A Widow’s Battle with Holiday Weddings

“The cheapest, most effective way to connect with others

is to look them in the eye.  - Nicholas Boothman

It all started in 2011 after my husband’s diagnosis. I received the first Save the Date email notification for a wedding several months into the year. My normal routine of immediately adding the date to my iPhone calendar sprang into action.

I loved weddings because I fed on the happiness, the glamour, the unity of family and friends and of course, I always looked forward to the traditional line dancing that is almost always performed at African-American weddingreceptions. But lately, I can’t say that it’s currently the case. 


The mailbox became my best friend for several days and I couldn't have been more happier to receive something as exciting as a wedding invitation instead of bills. The paper version would soon arrive and I would immediately confirm my attendance. I felt special. 

It wasn’t long before my excitement turned to dread. My husband found out he had cancer in May – and I of all people had to tell him. The first wedding invitation I received after my husband’s diagnosis wasn’t my last, but deep down inside I had wished it were.

Not long after the diagnosis, I had to face the fact that I was not interested in attending the long-distance wedding. But, my RSVP was important to the wedding planner because there was cost involved. After all, she was responsible for two dinner plates. Long story short, I was subtly reminded of the fact that two plates would be wasted. Really?!

I felt bad and said my apologies. I didn’t want to belabor the situation because I didn’t want my blood pressure to raise any further than it had to and the relationship was valuable. To me, it was cold-hearted what she said. To her, she lost money. I couldn’t worry about it because I had bigger fish to fry. Nevertheless, that set the precedence of other invitations to follow.

I’ve received approximately four wedding invitations since, with the most recent being held during the upcoming holidays. Each time, I would perform the same routine:

  • Excitedly open the Save the Date email notification

  • Receive the paper (or electronic) version of the wedding invite

  • Provide my confirmation with excitement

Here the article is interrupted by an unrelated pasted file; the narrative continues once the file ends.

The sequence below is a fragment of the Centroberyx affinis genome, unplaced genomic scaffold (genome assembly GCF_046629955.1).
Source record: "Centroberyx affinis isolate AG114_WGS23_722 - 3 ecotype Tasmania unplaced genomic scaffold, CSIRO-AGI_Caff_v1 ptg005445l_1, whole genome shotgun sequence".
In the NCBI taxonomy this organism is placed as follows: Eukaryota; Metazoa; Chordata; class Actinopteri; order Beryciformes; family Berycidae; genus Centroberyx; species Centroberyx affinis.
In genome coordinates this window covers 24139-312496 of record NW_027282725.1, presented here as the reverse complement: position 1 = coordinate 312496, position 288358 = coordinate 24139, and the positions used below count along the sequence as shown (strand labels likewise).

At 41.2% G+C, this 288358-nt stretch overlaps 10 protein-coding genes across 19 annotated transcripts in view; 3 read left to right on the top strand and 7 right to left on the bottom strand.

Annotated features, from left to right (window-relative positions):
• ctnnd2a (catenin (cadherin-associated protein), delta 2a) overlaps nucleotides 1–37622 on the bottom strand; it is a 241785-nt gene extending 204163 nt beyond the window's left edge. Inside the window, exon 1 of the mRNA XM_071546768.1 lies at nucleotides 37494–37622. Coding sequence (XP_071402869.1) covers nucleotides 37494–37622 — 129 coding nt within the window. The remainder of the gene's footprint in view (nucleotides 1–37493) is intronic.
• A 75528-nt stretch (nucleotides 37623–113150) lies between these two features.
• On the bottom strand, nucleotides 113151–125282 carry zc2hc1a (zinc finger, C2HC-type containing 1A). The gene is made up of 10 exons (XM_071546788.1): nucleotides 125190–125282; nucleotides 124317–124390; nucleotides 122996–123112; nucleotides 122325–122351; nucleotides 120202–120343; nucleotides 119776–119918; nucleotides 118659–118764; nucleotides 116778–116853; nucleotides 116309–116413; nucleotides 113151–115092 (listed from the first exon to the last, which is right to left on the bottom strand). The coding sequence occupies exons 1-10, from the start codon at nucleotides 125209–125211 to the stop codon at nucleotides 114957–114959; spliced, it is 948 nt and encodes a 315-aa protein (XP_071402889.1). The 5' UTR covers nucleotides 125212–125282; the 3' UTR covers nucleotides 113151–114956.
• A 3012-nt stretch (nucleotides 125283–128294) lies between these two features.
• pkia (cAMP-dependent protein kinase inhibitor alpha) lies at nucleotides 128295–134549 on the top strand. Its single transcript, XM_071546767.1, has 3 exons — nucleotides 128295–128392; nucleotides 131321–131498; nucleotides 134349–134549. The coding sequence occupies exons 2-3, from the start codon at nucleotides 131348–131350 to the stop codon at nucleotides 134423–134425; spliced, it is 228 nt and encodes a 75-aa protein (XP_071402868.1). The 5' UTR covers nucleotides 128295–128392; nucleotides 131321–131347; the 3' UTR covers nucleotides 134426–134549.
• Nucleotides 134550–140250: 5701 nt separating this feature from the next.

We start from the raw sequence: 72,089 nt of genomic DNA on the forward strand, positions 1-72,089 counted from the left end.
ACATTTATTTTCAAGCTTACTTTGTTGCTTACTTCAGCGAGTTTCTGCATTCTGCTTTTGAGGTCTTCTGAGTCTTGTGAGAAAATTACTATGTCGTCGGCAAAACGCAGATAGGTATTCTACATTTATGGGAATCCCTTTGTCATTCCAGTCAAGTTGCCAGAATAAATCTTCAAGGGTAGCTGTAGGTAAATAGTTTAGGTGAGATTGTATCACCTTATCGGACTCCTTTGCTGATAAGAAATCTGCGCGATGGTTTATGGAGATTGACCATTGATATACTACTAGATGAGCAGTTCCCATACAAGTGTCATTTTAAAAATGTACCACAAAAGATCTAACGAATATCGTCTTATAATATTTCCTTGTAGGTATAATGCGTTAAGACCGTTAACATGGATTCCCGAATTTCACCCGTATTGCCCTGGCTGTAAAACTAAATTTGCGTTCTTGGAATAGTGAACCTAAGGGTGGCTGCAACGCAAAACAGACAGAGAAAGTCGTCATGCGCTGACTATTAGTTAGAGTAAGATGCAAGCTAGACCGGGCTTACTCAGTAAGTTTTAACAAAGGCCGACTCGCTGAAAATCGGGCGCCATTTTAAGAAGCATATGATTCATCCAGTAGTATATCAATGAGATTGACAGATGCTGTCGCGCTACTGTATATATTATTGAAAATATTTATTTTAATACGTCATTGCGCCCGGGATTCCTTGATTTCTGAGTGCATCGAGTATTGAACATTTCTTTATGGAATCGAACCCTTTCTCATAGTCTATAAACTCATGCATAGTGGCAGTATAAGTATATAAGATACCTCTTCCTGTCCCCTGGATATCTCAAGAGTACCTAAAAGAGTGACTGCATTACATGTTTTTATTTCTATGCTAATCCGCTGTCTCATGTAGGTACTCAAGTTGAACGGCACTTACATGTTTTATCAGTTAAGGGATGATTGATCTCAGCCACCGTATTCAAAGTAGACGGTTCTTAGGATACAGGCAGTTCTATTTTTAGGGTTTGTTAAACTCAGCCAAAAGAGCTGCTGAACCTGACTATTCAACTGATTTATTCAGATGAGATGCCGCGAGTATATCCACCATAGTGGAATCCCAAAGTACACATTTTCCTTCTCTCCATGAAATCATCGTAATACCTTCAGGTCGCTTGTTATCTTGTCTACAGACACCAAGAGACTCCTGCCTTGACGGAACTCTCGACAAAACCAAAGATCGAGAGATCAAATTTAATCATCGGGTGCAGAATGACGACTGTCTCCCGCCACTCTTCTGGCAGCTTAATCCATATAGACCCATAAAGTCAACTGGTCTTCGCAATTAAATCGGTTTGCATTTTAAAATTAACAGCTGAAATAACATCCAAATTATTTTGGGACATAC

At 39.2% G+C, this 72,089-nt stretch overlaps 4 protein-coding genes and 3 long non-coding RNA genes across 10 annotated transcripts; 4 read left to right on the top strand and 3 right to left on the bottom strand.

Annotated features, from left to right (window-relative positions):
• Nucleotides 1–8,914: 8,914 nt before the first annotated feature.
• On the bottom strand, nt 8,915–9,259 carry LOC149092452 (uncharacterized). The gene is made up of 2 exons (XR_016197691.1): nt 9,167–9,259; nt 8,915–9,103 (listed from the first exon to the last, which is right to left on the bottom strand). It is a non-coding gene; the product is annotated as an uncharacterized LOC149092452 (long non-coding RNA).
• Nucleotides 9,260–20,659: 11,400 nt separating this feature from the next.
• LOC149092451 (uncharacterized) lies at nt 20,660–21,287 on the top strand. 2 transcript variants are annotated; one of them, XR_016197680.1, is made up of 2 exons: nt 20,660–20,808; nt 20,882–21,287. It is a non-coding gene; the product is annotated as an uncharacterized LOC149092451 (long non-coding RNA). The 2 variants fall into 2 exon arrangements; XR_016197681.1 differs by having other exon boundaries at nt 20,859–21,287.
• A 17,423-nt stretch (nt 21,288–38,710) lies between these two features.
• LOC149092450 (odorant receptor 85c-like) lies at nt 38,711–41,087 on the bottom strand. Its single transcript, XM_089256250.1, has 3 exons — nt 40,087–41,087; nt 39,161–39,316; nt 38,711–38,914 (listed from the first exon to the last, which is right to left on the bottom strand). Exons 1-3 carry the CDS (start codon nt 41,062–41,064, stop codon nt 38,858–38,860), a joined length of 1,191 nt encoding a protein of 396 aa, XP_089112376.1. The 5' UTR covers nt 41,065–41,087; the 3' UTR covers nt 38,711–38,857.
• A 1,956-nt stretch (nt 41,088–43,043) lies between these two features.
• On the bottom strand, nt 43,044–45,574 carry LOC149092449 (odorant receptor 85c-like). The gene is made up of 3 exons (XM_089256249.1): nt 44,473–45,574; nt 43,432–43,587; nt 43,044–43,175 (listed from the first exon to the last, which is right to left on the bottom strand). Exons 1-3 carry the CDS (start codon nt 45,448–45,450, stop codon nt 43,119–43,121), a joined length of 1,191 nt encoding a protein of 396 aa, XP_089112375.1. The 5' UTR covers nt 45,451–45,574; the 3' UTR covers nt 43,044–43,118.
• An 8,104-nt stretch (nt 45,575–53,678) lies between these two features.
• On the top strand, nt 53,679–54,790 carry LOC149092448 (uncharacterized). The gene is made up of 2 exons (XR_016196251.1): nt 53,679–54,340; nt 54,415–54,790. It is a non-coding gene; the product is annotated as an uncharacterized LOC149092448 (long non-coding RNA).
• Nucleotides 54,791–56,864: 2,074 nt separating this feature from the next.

• Dread the upcoming day

  • Cancel my invite

  • Go to the movies

I do want to add that for the latest invite I received this month, I didn’t respond. I simply stared at the beautiful online invitation, kept the website tab open for my recurring return visit, and thought deeply about if I should go. But before I could respond, I was outed. Because I did not respond in a timely manner, the number of those that did respond was enough to reach capacity of the hall. I was saved.

It Hit Me

It always hits me days leading up to the wedding. The outfit I planned to wear was either non-existent or in my closet in separate pieces without ever being tried on. I always have good intentions attending, but it always seems I never make it. I’ve been invited to five weddings since 2011 and I’ve never attended any of them. This is why:

  • I’m fearful because I’m not sure if I would be able to control my emotions as a guest.

  • I’m envious because it’s the beginning of a new journey whereas my journey was permanently interrupted.

  • I’m angry because I never have a plus-one.

Will You Invite Me?

Now that I told my business, I’m sure there are some thinking, “Why should anyone invite this woman to their wedding knowing there’s a huge chance she will not attend?” or, “Should any widow be invited?” I say, YES! Give me a chance; give us a chance. There is hope for widows!

Listen, we’re still evolving. We're still trying to connect. We're still trying become that happy black woman we once were. And, when we’re finally able to do so, it will be because of your invite. And then, we will be able to look you both in the eyes and say, “thank you”.

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